Sunday, January 6, 2013


On Friday after work I decided to handwalk Lucy down to the trail head behind the barn. I miss trail riding terribly and though I know it wouldn't be smart to dive right back into it before doing more work in the ring first, I don't see the harm in at least walking her around back there so she can get used to the sights and sounds of the woods again.

Well, she was a complete and utter fruit bat, spooking and snorting at things that did not exist, looking freaked out and bug-eyed half the time:

So I imagine we will need to do that a few more times before I can even think of riding her out there, and then for the first few rides I am going to ask Kenny to walk with us, then probably ask a friend to ride out with us.

hanging out with her hay net that is almost the size of her!
 The last thing I wanted to do for Lucy before getting too far under saddle with her after her accident was to have a chiropractor look at her. I was concerned about her hind end from her fall on the road when she got loose. While she hasn't shown any additional warning signs of being uncomfortable, I would rather be overcautious than not cautious enough so I had her adjusted this morning. As I expected, she is still body sore but the chiro said not to keep her out of work. Her turnout area is so small that she doesn't move around much during the day, and standing around in the cold air won't help her muscles at all. I was told to do lots of lateral work with her (haunches in, bending circles, serpentines, asking her to step sideways under herself with her hind end, etc). I also am supposed to back her up to get her to stretch her hind end under herself, and walk/trot over poles to get her to pick her hind legs up and stretch out her SI area.

She also got her feet done this weekend. Her hind feet look atrocious from not having shoes on. We already found out over the summer that she just cannot handle being barefoot, but after her accident she could not hold her hind leg up to be shod because of all of her painful road rash, so I was forced to keep her barefoot. Her feet held up well for the first few weeks but then we got snow, and standing around in all the moisture really did a number on those hind hooves. It's nothing we haven't come back from before, though! I am just glad she healed up so well and had no problems standing to be shod.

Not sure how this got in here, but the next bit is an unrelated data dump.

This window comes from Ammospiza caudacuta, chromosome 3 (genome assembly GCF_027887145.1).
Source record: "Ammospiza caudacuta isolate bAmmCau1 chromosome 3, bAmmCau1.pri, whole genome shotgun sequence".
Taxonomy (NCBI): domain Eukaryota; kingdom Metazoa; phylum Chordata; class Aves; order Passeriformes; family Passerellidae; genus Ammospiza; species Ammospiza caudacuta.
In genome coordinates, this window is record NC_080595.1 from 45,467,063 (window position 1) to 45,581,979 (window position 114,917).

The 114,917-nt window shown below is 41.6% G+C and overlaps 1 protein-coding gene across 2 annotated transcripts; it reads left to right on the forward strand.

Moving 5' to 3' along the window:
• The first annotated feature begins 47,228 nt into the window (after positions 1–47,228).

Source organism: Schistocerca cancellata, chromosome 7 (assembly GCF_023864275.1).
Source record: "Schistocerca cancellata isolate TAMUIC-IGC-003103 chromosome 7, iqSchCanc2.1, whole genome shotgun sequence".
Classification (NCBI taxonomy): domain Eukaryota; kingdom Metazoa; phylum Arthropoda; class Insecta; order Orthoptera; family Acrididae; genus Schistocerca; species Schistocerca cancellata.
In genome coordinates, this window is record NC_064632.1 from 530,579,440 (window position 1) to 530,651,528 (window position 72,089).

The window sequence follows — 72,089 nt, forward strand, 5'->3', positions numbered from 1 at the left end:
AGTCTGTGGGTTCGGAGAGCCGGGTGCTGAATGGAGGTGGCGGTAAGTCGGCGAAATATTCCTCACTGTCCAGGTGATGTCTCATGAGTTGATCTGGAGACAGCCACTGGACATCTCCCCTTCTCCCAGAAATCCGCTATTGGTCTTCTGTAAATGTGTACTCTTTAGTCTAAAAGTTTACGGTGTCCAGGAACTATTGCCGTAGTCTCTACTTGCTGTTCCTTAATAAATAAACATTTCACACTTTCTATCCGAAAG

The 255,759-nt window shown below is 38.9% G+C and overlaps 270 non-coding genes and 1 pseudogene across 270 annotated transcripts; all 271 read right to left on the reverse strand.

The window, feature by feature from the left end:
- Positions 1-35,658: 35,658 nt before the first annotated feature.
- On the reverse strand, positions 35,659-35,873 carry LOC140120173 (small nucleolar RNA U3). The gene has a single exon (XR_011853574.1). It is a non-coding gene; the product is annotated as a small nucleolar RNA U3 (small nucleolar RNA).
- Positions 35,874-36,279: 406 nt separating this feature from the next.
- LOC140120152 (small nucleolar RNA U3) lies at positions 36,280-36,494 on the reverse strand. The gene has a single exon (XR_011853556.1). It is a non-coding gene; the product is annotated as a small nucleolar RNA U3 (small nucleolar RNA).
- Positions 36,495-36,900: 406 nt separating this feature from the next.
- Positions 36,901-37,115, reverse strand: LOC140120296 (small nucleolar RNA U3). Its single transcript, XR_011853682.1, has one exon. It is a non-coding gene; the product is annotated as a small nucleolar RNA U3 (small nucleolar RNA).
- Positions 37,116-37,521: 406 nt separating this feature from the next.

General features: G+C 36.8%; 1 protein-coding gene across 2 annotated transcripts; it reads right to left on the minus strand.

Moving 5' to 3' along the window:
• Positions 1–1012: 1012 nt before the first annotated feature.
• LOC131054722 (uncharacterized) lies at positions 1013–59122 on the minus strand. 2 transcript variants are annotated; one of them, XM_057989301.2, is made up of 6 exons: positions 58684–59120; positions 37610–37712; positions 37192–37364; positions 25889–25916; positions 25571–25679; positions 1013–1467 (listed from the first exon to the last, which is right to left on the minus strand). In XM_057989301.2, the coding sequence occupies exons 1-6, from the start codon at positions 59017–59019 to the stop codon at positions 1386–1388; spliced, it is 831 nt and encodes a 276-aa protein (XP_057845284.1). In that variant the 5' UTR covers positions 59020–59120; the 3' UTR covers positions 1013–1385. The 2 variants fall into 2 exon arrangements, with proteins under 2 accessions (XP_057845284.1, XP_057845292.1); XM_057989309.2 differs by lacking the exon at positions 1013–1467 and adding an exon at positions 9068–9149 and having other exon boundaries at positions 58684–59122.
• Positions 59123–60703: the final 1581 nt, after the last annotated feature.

On Saturday, I went and visited Lauren and her horse Charlie. Charlie has turned into a bit of a brute since moving up to New England and Lauren has her hands full. Maddy and I are going to visit again next weekend and help her work through some of his naughtiness. You can read more about the visit on Lauren's blog, but here's a little teaser of what went down:

Tonight I had a pretty good ride on Lucy, who had two days off and was feeling fresh. I rode in the western saddle and a rope halter bridle again, and Maddy helped me work with her a bit. We tried a new tactic to work on her little outbursts in hopes of making her into a self-sustaining horse. When she threw a tantrum, sped up, broke her gait, etc, I was supposed to sit on my butt in the saddle, reach down and pull the outside rein so that she turned into the wall of the indoor, push her over with my inside leg, push her around with my outside leg, switch direction, and walk off like nothing ever happened. It worked pretty well because she was never able to get any momentum. The idea is for the horse to be able to go around the ring on a loose rein, and both self-regulate their speed without changing anything, and also not take advantage of the "freedom". The changing of directions works like a reset button. Ideally if we were cantering along and she was bad, then we would change directions and canter off immediately, but to start we are just keeping it simple and walking off from the spin.


  1. Sounds like a good plan to walk around where you'll be trail riding. Glad Lucy was able to get shoes back on. I hope she continues to improve and feel better!

  2. Woooo hoooo! Charlie looks a bit... bouncy! And, I so understand the bug eyed mare. In order to trail ride Sugar, I have to go "off farm"... On farm is way tooo exciting! Good Luck!

  3. We had the same diagnosis from the chiro - back ups and poles. Something to work on at least!

  4. Yikers! Charlie is feeling too good, lol!
    Lucy has the biggest hay net I've ever seen. My boys would love that. So glad your girl is feeling so much better and getting back to work.

  5. I'm loving the hay net photo.

  6. I got wicked distracted by that massive haynet. It's all sorts of awesome. How do you even fill that??

    1. Ok so I have to confess that it isn't *really* that big. The photo is a bit of an optical illusion because Lucy is standing further back in the shot.

      It is probably the size of her midsection when full. It can hold a whole bale in there. I fill it from the top, then pull it closed in the same way as a drawstring trash bag closes, then tie a little loop and hang it from the tree branch.


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